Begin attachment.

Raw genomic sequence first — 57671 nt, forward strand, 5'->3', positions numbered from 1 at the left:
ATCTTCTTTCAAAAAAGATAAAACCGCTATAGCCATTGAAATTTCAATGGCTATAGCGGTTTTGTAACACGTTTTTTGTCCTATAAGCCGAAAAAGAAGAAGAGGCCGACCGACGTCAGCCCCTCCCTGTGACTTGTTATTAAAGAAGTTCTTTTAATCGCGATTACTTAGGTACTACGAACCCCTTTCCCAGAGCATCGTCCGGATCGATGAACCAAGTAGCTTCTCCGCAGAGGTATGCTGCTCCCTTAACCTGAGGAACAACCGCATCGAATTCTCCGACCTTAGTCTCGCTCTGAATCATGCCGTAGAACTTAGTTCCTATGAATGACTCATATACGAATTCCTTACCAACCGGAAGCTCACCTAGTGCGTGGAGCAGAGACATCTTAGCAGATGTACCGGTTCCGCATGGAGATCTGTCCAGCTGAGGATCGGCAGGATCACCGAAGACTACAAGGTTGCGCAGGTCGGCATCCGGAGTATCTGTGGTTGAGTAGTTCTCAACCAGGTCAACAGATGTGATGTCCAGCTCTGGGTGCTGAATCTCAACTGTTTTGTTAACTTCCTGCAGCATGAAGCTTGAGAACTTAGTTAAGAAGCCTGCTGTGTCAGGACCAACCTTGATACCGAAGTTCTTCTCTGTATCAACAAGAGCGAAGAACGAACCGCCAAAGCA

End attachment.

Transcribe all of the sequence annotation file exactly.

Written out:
Raw genomic sequence first — 57671 nt, forward strand, 5'->3', positions numbered from 1 at the left:
ATCTTCTTTCAAAAAAGATAAAACCGCTATAGCCATTGAAATTTCAATGGCTATAGCGGTTTTGTAACACGTTTTTTGTCCTATAAGCCGAAAAAGAAGAAGAGGCCGACCGACGTCAGCCCCTCCCTGTGACTTGTTATTAAAGAAGTTCTTTTAATCGCGATTACTTAGGTACTACGAACCCCTTTCCCAGAGCATCGTCCGGATCGATGAACCAAGTAGCTTCTCCGCAGAGGTATGCTGCTCCCTTAACCTGAGGAACAACCGCATCGAATTCTCCGACCTTAGTCTCGCTCTGAATCATGCCGTAGAACTTAGTTCCTATGAATGACTCATATACGAATTCCTTACCAACCGGAAGCTCACCTAGTGCGTGGAGCAGAGACATCTTAGCAGATGTACCGGTTCCGCATGGAGATCTGTCCAGCTGAGGATCGGCAGGATCACCGAAGACTACAAGGTTGCGCAGGTCGGCATCCGGAGTATCTGTGGTTGAGTAGTTCTCAACCAGGTCAACAGATGTGATGTCCAGCTCTGGGTGCTGAATCTCAACTGTTTTGTTAACTTCCTGCAGCATGAAGCTTGAGAACTTAGTTAAGAAGCCTGCTGTGTCAGGACCAACCTTGATACCGAAGTTCTTCTCTGTATCAACAAGAGCGAAGAACGAACCGCCAAAGCA